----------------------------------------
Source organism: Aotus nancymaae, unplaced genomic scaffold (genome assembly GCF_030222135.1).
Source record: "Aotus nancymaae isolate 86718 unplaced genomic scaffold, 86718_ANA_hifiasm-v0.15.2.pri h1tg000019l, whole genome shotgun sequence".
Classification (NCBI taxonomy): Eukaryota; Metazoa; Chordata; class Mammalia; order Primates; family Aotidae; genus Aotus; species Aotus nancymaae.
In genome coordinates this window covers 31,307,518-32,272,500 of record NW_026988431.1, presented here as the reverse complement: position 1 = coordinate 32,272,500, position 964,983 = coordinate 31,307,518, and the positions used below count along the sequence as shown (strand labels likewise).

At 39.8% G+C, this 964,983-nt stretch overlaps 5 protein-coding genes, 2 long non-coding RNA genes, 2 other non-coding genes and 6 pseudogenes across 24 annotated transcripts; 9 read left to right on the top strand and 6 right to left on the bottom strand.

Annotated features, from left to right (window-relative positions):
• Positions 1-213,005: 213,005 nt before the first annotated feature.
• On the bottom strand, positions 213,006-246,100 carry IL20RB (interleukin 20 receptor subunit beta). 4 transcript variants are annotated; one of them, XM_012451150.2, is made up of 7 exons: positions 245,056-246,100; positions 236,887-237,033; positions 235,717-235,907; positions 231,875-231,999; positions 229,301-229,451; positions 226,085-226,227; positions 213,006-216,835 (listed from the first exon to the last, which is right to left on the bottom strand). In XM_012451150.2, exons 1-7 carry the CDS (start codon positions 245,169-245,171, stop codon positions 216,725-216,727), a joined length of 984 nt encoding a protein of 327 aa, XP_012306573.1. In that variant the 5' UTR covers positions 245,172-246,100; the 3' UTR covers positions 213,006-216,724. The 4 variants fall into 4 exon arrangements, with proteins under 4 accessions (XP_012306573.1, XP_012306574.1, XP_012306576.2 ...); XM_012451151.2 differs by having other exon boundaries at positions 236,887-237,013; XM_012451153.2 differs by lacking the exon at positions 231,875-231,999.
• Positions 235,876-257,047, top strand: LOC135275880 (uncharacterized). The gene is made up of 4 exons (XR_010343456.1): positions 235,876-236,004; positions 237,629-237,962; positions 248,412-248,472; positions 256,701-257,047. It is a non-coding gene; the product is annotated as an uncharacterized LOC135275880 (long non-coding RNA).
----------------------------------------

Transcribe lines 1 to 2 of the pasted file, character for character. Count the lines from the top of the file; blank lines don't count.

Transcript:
Source organism: Aotus nancymaae, unplaced genomic scaffold (genome assembly GCF_030222135.1).
Source record: "Aotus nancymaae isolate 86718 unplaced genomic scaffold, 86718_ANA_hifiasm-v0.15.2.pri h1tg000019l, whole genome shotgun sequence".